Link to TwitterLink to FacebookLink to    Tel: 07734 104421

Self Harm Guide for Parents

shutterstock_134295569Although I work with people who are over 18 years old, I was struck by the increase of parents asking me for advice, after they have discovered their child self harming.

It’s almost impossible to say how many young people are self-harming. It is thought that around 13% of young people may try to hurt themselves on purpose at some point between the ages of 11 and 16, but the actual figure could be much higher.

In 2014, figures were published suggesting a 70% increase in 10-14 year olds attending A&E for self-harm related reasons over the preceding 2 years.

Girls are thought to be more likely to self-harm than boys, but this could be because boys are more likely to engage in behaviours such as punching a wall, which isn’t always recognised as self-harm or doesn’t come to the attention of hospitals. In reality self-harm doesn’t happen to one type of person, it can’t be predicted and scarily, we don’t really know how many people are going through it. This is all really vague, but you can take one thing away from it – you are not alone, whether you are harming or seeing someone you love or work with go though it. It’s more common than you think.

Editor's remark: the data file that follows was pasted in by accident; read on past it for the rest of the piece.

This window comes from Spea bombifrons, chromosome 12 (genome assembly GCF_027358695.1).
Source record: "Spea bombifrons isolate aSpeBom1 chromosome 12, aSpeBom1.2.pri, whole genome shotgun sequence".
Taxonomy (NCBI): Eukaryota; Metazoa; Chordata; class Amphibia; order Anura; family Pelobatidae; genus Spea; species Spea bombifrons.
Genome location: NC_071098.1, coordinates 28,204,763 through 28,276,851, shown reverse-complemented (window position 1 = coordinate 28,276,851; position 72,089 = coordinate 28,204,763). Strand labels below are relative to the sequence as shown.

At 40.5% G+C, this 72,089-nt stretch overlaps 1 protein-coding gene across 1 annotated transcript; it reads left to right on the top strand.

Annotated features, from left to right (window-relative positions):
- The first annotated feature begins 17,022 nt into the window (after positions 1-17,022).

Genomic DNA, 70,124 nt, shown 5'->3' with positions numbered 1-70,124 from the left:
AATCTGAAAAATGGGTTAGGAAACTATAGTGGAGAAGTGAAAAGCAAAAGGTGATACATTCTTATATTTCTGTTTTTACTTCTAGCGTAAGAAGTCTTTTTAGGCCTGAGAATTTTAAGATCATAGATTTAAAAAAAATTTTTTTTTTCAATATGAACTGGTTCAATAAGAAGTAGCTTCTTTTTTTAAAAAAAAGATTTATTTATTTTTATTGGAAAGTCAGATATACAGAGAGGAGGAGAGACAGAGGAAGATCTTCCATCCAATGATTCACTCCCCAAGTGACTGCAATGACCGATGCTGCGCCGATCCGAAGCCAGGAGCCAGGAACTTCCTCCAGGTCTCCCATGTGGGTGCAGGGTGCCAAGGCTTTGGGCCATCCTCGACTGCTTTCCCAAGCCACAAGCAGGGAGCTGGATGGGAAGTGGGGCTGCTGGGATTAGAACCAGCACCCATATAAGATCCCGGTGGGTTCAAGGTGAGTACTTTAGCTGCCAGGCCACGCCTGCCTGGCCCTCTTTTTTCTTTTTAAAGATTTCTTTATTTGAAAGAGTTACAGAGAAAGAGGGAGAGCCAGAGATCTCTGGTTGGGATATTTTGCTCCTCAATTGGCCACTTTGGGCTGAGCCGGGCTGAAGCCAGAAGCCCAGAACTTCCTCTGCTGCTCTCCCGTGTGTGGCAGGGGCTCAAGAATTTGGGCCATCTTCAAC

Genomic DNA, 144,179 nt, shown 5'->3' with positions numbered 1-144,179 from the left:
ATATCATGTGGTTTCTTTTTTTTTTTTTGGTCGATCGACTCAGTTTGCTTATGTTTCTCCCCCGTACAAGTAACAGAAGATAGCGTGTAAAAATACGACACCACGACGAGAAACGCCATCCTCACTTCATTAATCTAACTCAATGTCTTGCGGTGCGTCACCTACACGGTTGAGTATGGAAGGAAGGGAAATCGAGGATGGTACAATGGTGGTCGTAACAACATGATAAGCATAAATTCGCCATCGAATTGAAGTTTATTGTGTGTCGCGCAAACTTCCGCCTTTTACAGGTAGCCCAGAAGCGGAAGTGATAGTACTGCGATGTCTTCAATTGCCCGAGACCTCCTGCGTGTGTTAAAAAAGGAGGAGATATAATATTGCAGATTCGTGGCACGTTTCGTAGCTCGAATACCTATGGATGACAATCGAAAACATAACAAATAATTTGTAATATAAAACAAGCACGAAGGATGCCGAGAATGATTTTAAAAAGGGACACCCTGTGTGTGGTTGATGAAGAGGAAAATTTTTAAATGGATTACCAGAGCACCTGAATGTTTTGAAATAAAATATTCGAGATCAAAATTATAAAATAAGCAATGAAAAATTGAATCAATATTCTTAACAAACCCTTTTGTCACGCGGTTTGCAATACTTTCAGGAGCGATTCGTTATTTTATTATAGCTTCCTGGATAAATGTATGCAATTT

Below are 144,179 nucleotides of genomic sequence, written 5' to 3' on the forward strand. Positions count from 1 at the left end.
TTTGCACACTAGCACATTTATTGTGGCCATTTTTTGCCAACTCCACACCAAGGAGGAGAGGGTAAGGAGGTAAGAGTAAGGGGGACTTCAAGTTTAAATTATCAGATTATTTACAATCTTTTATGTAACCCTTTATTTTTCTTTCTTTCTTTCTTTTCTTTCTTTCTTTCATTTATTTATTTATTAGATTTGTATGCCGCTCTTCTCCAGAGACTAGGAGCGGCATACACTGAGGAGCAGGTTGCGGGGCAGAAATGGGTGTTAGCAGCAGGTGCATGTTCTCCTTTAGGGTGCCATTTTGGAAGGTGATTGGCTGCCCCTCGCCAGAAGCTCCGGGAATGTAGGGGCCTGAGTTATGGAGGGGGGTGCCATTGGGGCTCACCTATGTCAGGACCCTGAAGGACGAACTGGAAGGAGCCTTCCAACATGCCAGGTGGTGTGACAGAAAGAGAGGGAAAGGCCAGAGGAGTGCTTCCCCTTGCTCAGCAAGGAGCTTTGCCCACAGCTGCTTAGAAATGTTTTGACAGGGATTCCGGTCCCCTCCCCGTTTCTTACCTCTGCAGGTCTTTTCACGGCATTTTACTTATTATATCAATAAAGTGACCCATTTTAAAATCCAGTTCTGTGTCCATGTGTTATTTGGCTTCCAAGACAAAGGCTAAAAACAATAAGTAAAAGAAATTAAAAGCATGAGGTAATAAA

There is help and advice out there and I’ve listed a couple below that may help:

Oxford University Centre for Suicide Research

Young people’s self-harm can leave families confused, anxious and feeling like there’s nowhere to turn. Now, based on in-depth research with parents, a team from Oxford University’s Department of Psychiatry are launching a guide to help parents and carers who are trying to cope with this difficult situation. Coping with Self Harm Guide

Videos of some of the interviews with parents are also available online:


Selfharm UK is committed to helping people overcome difficulties with self-harm, providing information that can help children stay safe.

YoungMinds is the UK’s leading charity committed to improving the emotional wellbeing and mental health of children and young people. Driven by their experiences we campaign, research and influence policy and practice.